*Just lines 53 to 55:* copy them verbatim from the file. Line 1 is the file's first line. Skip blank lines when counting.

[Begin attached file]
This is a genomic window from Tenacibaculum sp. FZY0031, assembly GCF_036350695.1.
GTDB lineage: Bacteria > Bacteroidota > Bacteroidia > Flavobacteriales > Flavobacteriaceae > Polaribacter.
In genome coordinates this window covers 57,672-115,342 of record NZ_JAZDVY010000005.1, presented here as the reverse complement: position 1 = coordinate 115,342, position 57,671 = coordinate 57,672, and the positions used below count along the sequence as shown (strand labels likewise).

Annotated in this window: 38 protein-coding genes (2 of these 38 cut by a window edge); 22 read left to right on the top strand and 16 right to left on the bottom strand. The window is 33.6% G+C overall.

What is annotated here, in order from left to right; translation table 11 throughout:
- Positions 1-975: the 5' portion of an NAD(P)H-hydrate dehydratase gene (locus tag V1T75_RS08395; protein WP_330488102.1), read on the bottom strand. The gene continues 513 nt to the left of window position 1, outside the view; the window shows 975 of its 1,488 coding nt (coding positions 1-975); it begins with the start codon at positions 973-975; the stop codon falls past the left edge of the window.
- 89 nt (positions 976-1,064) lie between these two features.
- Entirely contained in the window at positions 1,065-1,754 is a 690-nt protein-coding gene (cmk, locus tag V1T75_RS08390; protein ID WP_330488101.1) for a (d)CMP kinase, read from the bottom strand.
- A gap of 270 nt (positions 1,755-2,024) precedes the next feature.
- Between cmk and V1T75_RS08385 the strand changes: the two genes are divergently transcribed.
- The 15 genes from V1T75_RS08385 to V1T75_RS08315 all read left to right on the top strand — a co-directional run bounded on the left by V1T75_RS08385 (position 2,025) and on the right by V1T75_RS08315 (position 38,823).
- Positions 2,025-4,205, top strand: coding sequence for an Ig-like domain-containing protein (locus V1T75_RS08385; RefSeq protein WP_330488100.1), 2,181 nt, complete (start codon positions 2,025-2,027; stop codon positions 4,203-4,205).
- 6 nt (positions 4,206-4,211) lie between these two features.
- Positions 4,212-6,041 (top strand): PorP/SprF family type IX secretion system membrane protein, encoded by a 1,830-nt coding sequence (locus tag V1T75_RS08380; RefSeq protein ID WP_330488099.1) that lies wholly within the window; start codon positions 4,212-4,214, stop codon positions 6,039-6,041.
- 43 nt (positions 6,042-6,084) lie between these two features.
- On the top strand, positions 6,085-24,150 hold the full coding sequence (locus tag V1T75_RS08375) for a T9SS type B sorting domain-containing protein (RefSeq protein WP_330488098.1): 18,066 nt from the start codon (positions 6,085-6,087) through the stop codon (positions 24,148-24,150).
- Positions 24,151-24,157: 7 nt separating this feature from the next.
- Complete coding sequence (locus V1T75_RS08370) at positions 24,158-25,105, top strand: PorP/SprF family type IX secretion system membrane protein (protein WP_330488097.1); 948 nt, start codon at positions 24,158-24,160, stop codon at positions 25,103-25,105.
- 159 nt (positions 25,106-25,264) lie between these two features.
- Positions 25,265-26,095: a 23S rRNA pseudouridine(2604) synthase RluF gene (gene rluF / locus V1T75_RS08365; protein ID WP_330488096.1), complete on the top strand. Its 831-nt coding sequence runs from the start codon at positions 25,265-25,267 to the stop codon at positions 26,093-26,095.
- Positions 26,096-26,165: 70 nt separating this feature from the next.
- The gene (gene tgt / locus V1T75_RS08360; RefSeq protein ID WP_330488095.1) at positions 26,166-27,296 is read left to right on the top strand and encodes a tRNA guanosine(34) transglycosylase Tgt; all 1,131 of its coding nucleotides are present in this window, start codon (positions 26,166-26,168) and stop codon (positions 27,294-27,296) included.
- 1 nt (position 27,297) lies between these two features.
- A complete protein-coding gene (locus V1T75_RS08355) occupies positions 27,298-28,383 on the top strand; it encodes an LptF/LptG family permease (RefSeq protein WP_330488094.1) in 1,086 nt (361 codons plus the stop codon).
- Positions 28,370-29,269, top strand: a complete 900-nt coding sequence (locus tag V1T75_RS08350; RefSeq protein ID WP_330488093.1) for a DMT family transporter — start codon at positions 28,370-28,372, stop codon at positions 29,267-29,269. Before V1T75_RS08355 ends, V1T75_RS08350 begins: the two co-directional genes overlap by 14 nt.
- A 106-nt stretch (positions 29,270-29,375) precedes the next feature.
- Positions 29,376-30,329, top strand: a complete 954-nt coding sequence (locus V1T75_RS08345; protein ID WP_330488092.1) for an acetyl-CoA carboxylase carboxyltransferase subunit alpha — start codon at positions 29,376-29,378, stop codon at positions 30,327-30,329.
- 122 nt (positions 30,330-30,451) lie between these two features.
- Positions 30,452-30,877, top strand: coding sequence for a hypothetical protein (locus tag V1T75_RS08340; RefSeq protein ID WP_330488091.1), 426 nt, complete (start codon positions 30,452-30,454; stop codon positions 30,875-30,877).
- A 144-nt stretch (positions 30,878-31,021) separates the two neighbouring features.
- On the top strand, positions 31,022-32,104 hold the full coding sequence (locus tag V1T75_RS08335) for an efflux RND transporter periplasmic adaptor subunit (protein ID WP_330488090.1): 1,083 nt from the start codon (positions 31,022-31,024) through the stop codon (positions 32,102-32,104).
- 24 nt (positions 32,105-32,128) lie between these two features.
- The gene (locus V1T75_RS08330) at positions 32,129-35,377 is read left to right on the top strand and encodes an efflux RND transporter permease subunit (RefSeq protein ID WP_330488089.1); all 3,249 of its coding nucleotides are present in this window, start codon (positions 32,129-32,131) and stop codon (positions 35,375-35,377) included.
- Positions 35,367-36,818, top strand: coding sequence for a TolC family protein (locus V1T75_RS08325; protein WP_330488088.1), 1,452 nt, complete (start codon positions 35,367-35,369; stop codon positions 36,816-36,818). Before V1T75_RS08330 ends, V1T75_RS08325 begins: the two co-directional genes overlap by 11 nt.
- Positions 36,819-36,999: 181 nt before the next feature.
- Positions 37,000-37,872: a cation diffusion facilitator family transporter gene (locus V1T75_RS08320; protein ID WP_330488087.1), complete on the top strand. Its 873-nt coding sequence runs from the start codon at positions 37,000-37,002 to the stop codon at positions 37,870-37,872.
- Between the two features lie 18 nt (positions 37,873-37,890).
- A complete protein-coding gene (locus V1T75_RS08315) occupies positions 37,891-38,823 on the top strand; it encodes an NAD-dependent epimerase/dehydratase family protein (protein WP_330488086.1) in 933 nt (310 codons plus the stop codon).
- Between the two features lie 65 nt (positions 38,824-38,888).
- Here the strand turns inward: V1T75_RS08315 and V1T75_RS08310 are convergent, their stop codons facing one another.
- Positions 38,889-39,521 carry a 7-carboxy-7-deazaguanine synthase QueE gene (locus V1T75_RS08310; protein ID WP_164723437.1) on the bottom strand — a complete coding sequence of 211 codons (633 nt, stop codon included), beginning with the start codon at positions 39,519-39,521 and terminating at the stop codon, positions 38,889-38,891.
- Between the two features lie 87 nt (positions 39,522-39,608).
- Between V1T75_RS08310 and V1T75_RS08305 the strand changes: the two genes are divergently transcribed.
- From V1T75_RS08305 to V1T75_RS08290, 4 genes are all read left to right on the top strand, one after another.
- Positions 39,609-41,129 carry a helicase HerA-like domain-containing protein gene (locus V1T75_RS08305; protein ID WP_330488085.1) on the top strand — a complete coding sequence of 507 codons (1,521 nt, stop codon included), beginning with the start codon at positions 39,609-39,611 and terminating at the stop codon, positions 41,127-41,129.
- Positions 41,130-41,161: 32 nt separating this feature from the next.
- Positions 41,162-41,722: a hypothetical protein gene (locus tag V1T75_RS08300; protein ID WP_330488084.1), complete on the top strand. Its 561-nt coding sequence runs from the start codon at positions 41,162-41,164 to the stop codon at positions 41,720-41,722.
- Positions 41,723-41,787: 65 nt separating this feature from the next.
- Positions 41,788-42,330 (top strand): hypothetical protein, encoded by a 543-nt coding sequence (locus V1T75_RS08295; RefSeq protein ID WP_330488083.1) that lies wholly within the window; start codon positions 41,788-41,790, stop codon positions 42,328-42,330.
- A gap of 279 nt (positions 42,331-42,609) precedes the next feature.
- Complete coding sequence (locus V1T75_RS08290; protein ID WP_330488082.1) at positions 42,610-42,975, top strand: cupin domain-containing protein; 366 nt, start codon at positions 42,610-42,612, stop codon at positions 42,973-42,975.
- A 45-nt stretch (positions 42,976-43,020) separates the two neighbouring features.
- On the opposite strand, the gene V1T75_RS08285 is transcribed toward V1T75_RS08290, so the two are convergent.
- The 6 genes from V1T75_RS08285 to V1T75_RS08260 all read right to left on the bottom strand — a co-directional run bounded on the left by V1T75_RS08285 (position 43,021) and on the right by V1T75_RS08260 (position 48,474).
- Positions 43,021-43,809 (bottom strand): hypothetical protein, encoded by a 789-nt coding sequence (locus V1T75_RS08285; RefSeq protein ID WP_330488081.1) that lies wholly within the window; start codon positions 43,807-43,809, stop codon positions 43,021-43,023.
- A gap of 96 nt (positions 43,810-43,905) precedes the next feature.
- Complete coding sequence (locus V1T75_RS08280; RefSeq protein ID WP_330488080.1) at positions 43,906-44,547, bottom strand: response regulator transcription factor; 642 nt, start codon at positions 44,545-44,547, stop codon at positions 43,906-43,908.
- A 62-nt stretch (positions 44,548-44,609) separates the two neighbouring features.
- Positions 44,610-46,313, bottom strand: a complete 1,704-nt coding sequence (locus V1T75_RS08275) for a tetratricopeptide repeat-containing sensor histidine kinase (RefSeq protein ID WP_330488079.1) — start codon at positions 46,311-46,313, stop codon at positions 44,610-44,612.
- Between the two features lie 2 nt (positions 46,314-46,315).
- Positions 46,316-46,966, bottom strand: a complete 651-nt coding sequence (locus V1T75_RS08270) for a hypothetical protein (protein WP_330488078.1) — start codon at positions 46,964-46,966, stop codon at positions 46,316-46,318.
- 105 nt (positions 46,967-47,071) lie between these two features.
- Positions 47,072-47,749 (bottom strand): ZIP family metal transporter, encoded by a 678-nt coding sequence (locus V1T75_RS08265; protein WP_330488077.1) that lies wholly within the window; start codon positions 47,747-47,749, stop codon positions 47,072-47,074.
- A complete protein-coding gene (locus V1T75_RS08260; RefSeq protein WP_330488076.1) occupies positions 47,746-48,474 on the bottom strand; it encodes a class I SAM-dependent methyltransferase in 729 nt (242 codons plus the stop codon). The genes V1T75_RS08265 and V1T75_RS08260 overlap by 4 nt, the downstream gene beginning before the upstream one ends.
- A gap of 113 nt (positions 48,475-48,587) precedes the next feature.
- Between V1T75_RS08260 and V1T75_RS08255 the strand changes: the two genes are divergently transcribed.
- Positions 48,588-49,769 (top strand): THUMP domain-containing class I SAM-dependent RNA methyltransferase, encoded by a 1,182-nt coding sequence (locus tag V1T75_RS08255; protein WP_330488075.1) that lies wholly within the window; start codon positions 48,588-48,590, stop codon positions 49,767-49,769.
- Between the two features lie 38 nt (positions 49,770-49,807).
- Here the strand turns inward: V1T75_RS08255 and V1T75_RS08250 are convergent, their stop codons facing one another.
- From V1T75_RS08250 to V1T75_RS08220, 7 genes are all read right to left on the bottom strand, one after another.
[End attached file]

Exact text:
- On the opposite strand, the gene V1T75_RS08285 is transcribed toward V1T75_RS08290, so the two are convergent.
- The 6 genes from V1T75_RS08285 to V1T75_RS08260 all read right to left on the bottom strand — a co-directional run bounded on the left by V1T75_RS08285 (position 43,021) and on the right by V1T75_RS08260 (position 48,474).
- Positions 43,021-43,809 (bottom strand): hypothetical protein, encoded by a 789-nt coding sequence (locus V1T75_RS08285; RefSeq protein ID WP_330488081.1) that lies wholly within the window; start codon positions 43,807-43,809, stop codon positions 43,021-43,023.